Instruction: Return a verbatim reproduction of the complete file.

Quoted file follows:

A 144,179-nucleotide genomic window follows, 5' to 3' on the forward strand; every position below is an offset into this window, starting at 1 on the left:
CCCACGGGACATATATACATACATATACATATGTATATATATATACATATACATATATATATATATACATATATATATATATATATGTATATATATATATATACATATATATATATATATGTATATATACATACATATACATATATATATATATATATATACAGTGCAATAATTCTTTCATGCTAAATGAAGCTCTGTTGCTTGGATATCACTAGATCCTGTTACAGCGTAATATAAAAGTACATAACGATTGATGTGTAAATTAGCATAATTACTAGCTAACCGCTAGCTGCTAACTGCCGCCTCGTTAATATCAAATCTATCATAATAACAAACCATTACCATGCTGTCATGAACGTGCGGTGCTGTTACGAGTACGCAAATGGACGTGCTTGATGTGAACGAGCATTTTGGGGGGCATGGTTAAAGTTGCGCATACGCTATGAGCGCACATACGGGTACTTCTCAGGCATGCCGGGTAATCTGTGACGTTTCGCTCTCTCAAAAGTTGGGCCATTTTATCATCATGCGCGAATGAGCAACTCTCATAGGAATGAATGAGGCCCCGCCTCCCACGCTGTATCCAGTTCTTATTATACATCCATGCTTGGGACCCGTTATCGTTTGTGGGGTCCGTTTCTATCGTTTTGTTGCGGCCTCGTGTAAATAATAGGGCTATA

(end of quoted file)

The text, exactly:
A 144,179-nucleotide genomic window follows, 5' to 3' on the forward strand; every position below is an offset into this window, starting at 1 on the left:
CCCACGGGACATATATACATACATATACATATGTATATATATATACATATACATATATATATATATACATATATATATATATATATGTATATATATATATATACATATATATATATATATGTATATATACATACATATACATATATATATATATATATATACAGTGCAATAATTCTTTCATGCTAAATGAAGCTCTGTTGCTTGGATATCACTAGATCCTGTTACAGCGTAATATAAAAGTACATAACGATTGATGTGTAAATTAGCATAATTACTAGCTAACCGCTAGCTGCTAACTGCCGCCTCGTTAATATCAAATCTATCATAATAACAAACCATTACCATGCTGTCATGAACGTGCGGTGCTGTTACGAGTACGCAAATGGACGTGCTTGATGTGAACGAGCATTTTGGGGGGCATGGTTAAAGTTGCGCATACGCTATGAGCGCACATACGGGTACTTCTCAGGCATGCCGGGTAATCTGTGACGTTTCGCTCTCTCAAAAGTTGGGCCATTTTATCATCATGCGCGAATGAGCAACTCTCATAGGAATGAATGAGGCCCCGCCTCCCACGCTGTATCCAGTTCTTATTATACATCCATGCTTGGGACCCGTTATCGTTTGTGGGGTCCGTTTCTATCGTTTTGTTGCGGCCTCGTGTAAATAATAGGGCTATA